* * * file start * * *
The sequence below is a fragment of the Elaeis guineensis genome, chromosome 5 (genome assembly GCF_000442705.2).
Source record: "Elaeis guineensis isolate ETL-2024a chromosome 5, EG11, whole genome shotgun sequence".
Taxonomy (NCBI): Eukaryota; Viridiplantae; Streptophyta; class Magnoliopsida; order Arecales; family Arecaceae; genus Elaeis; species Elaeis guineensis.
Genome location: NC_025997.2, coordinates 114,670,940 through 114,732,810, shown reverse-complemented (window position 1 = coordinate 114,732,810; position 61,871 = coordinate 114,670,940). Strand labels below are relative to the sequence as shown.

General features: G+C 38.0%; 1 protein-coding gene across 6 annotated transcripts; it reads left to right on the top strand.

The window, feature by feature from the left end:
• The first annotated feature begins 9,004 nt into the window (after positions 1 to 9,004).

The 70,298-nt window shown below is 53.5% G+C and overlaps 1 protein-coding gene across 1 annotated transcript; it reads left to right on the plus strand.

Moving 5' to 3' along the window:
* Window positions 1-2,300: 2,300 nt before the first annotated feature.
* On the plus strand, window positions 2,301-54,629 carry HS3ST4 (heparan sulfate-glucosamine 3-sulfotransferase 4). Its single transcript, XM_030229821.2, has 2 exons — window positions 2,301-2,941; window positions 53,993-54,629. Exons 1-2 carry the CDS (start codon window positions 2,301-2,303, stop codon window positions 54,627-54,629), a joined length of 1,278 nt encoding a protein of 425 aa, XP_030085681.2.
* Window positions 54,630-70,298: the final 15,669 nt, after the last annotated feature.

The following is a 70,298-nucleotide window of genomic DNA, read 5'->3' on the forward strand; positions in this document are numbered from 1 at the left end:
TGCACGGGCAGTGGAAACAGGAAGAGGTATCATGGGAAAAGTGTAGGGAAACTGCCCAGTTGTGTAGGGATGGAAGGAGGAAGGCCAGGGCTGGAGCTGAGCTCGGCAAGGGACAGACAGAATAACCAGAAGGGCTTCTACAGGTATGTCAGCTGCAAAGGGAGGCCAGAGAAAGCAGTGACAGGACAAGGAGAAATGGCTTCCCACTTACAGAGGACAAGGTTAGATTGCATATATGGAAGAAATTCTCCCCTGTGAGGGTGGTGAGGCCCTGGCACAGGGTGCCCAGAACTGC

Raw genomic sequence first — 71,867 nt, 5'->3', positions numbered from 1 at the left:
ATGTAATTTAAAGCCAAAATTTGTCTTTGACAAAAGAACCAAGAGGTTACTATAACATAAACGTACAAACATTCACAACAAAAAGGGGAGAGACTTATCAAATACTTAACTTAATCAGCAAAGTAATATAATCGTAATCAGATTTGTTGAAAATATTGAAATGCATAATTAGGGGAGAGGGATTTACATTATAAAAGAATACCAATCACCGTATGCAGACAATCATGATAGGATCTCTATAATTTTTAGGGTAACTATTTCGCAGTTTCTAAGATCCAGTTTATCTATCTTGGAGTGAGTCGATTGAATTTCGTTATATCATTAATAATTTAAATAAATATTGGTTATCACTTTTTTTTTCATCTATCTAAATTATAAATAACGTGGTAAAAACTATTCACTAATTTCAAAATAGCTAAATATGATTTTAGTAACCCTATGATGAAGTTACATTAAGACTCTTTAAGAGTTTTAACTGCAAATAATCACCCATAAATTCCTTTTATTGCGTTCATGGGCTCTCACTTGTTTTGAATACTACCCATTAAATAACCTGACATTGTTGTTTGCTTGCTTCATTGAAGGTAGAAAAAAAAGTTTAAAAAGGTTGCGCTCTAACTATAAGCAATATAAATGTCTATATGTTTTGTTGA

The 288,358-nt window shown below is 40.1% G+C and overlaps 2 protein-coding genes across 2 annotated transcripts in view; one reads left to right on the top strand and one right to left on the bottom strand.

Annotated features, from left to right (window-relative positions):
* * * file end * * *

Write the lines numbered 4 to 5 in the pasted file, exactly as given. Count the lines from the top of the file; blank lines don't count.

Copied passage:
Genome location: NC_025997.2, coordinates 114,670,940 through 114,732,810, shown reverse-complemented (window position 1 = coordinate 114,732,810; position 61,871 = coordinate 114,670,940). Strand labels below are relative to the sequence as shown.

General features: G+C 38.0%; 1 protein-coding gene across 6 annotated transcripts; it reads left to right on the top strand.